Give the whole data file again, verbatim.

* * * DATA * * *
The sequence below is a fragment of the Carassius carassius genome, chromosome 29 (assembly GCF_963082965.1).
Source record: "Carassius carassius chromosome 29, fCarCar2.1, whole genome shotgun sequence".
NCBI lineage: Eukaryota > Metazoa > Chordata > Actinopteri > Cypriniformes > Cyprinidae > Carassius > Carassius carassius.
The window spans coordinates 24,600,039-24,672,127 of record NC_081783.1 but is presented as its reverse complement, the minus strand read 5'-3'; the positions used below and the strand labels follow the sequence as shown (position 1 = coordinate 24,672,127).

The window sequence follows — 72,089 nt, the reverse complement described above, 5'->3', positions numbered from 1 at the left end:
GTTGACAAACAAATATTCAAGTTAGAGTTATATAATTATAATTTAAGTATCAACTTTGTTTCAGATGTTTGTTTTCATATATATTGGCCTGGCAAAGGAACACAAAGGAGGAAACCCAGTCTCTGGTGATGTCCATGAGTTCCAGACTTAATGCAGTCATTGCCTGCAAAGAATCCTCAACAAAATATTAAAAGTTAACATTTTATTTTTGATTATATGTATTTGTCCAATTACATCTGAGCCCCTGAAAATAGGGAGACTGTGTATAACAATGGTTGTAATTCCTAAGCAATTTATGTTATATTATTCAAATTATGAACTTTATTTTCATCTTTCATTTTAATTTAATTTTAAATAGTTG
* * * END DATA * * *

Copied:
The sequence below is a fragment of the Carassius carassius genome, chromosome 29 (assembly GCF_963082965.1).
Source record: "Carassius carassius chromosome 29, fCarCar2.1, whole genome shotgun sequence".
NCBI lineage: Eukaryota > Metazoa > Chordata > Actinopteri > Cypriniformes > Cyprinidae > Carassius > Carassius carassius.
The window spans coordinates 24,600,039-24,672,127 of record NC_081783.1 but is presented as its reverse complement, the minus strand read 5'-3'; the positions used below and the strand labels follow the sequence as shown (position 1 = coordinate 24,672,127).

The window sequence follows — 72,089 nt, the reverse complement described above, 5'->3', positions numbered from 1 at the left end:
GTTGACAAACAAATATTCAAGTTAGAGTTATATAATTATAATTTAAGTATCAACTTTGTTTCAGATGTTTGTTTTCATATATATTGGCCTGGCAAAGGAACACAAAGGAGGAAACCCAGTCTCTGGTGATGTCCATGAGTTCCAGACTTAATGCAGTCATTGCCTGCAAAGAATCCTCAACAAAATATTAAAAGTTAACATTTTATTTTTGATTATATGTATTTGTCCAATTACATCTGAGCCCCTGAAAATAGGGAGACTGTGTATAACAATGGTTGTAATTCCTAAGCAATTTATGTTATATTATTCAAATTATGAACTTTATTTTCATCTTTCATTTTAATTTAATTTTAAATAGTTG